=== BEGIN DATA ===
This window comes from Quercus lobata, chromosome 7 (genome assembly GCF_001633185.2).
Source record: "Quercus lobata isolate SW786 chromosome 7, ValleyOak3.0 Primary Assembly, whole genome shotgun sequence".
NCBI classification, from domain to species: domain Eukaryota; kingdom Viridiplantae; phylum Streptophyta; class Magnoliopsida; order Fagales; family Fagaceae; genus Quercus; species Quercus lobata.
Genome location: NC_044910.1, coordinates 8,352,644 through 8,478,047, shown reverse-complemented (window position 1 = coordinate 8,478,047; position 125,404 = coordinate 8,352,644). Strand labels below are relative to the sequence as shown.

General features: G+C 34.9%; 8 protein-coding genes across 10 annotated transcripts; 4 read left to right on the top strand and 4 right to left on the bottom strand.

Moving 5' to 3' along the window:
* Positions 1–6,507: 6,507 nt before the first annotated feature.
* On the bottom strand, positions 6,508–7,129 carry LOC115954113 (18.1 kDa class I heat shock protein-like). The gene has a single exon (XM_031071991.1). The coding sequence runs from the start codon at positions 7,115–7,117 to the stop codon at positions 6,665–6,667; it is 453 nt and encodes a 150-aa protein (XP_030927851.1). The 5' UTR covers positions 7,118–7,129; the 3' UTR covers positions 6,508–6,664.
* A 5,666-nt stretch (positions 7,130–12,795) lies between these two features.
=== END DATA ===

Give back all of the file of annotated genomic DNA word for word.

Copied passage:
This window comes from Quercus lobata, chromosome 7 (genome assembly GCF_001633185.2).
Source record: "Quercus lobata isolate SW786 chromosome 7, ValleyOak3.0 Primary Assembly, whole genome shotgun sequence".
NCBI classification, from domain to species: domain Eukaryota; kingdom Viridiplantae; phylum Streptophyta; class Magnoliopsida; order Fagales; family Fagaceae; genus Quercus; species Quercus lobata.
Genome location: NC_044910.1, coordinates 8,352,644 through 8,478,047, shown reverse-complemented (window position 1 = coordinate 8,478,047; position 125,404 = coordinate 8,352,644). Strand labels below are relative to the sequence as shown.

General features: G+C 34.9%; 8 protein-coding genes across 10 annotated transcripts; 4 read left to right on the top strand and 4 right to left on the bottom strand.

Moving 5' to 3' along the window:
* Positions 1–6,507: 6,507 nt before the first annotated feature.
* On the bottom strand, positions 6,508–7,129 carry LOC115954113 (18.1 kDa class I heat shock protein-like). The gene has a single exon (XM_031071991.1). The coding sequence runs from the start codon at positions 7,115–7,117 to the stop codon at positions 6,665–6,667; it is 453 nt and encodes a 150-aa protein (XP_030927851.1). The 5' UTR covers positions 7,118–7,129; the 3' UTR covers positions 6,508–6,664.
* A 5,666-nt stretch (positions 7,130–12,795) lies between these two features.